If you are looking for a clue about VMware’s strategy going forward,
take a look at the moves it’s making with its channel partners today
and for the rest of 2010.
Hosted applications and desktop virtualization are front and center for
the technology company that derives 85 percent of its revenues from the
For instance, VMware has added a track to its VMware Partner Exchange
2010, held in Las Vegas this week, specifically to address the needs of
so-called service provider partners – those who create and offer private “clouds” to customers.
“We’ve seen over 1,700 partners join that program,” Ben Matheson,
Senior Director of Global Partner Marketing, told Channel Insider.
About 100 of those are attending the conference this week that for the
first time includes a track especially for them. Topics will include
VMware’s recently announced acquisition of Zimbra, a hosted open-source
email and collaboration application that experts say will be disruptive to the entrenched Microsoft Exchange base.
“The track will look at how partners can take Zimbra technology and run
it within their hosting environment, Matheson said. They will also
address how to market and sell Zimbra and other hosted-applications to
end customers. For the entire conference VMware will offer a
“smattering of different areas where we will address Zimbra,” noting
that hosted applications are becoming more of a focus for VMware going
VMware also will focus heavily on desktop virtualization during the
Partner Exchange, a technology which many industry experts believe will
be seeing more widespread adoption in businesses during 2010.
“We see an explosive growth in the desktop segment,” Matheson told
Channel Insider. But often companies want to see how the technology
works in real-world environment rather than read about the specs.
So VMware will announce a rolling U.S. tour called the VMware Express –
an 18-wheeler truck “focused on communicating the thin desktop vision.”
The truck will be equipped with four or five different types of thin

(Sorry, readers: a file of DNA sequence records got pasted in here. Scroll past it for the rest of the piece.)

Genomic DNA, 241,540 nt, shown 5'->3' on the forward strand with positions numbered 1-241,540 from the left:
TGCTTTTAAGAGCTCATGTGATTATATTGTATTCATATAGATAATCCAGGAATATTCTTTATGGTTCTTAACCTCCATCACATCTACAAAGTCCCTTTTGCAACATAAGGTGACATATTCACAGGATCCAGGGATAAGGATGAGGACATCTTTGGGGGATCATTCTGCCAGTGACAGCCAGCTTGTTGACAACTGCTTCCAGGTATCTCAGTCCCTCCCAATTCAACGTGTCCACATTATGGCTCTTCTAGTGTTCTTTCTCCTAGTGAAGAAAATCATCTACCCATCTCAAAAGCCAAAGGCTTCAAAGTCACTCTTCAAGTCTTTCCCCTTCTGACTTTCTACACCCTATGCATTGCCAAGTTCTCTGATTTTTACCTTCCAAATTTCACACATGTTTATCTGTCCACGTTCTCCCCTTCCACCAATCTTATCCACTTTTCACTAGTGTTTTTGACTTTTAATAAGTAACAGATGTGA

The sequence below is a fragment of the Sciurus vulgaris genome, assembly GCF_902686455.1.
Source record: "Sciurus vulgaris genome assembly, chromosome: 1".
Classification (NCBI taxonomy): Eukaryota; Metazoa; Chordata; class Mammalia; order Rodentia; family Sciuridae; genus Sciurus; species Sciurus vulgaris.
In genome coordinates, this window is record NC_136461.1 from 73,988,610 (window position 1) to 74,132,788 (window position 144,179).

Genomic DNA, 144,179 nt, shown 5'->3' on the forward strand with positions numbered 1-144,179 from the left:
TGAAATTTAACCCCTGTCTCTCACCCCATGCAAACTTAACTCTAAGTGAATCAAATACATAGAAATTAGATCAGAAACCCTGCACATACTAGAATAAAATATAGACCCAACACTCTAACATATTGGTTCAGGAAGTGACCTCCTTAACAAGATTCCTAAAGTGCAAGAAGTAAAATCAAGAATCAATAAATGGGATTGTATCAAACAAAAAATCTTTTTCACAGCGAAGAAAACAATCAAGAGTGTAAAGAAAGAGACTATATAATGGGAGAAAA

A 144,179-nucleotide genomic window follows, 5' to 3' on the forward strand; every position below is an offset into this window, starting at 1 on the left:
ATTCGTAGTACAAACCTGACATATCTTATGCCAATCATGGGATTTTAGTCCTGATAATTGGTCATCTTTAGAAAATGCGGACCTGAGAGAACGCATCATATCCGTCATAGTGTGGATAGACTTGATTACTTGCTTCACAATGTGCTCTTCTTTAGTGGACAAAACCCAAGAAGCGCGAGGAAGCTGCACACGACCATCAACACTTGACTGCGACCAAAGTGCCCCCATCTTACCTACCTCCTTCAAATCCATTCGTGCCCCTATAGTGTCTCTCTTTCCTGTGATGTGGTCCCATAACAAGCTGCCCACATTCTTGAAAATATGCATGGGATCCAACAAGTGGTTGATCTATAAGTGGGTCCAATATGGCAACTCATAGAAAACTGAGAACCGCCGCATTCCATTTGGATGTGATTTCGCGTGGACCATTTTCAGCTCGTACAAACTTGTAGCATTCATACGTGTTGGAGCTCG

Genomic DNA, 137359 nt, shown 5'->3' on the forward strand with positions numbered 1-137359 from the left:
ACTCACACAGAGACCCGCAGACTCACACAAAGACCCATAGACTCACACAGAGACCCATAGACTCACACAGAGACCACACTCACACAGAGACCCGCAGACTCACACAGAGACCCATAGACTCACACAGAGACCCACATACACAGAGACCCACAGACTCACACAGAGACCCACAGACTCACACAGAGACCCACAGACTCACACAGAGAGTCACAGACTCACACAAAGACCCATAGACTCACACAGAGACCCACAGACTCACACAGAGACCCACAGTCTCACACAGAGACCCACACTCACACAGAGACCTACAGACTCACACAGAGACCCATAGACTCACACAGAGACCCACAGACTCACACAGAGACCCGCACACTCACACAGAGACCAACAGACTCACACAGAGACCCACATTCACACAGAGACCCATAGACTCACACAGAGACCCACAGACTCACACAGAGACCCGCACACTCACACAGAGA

clients, plus three different racks of server equipment, and it will
tour the United States for the rest of the year.
The focus on the technology and sales is a shift from last year when
VMware introduced many channel program investments and changes, while
at the same time the 2009 recession hurt IT spending overall. Yet
VMware still grew through the downturn, because “our product helps
reduce costs,” said Matheson.
In 2009, VMware launched new products (vSphere 4, management line of products called vCenter and desktop virtualization software VMware View 4), rolled out a new partner program and refreshed all its systems, he said.
In addition, VMware introduced “Competencies,” which Matheson describes
as like a merit badge awarded to a company that completes the necessary
training across different functional areas.
VMware also introduced Partner University, a new partner training portal.
“We really made a big investment last year in making it easier for
partners to do business with VMware,” Matheson said. And partners
lapped it up. Matheson said VMware saw a 400 percent increase in
technical sales training. VMware saw an 85 percent increase in those
attaining VMware Certified Professional (VCP) status.
Today, VMware claims 25,000 partners, up from 21,000 in 2008.
“We are still recruiting in emerging markets,” Matheson said. And
attendance is up at the Partner conferences as well with 2,500
registered attendees – up 50 percent over last year.
“We had to increase the size of the venue twice,” Matheson said.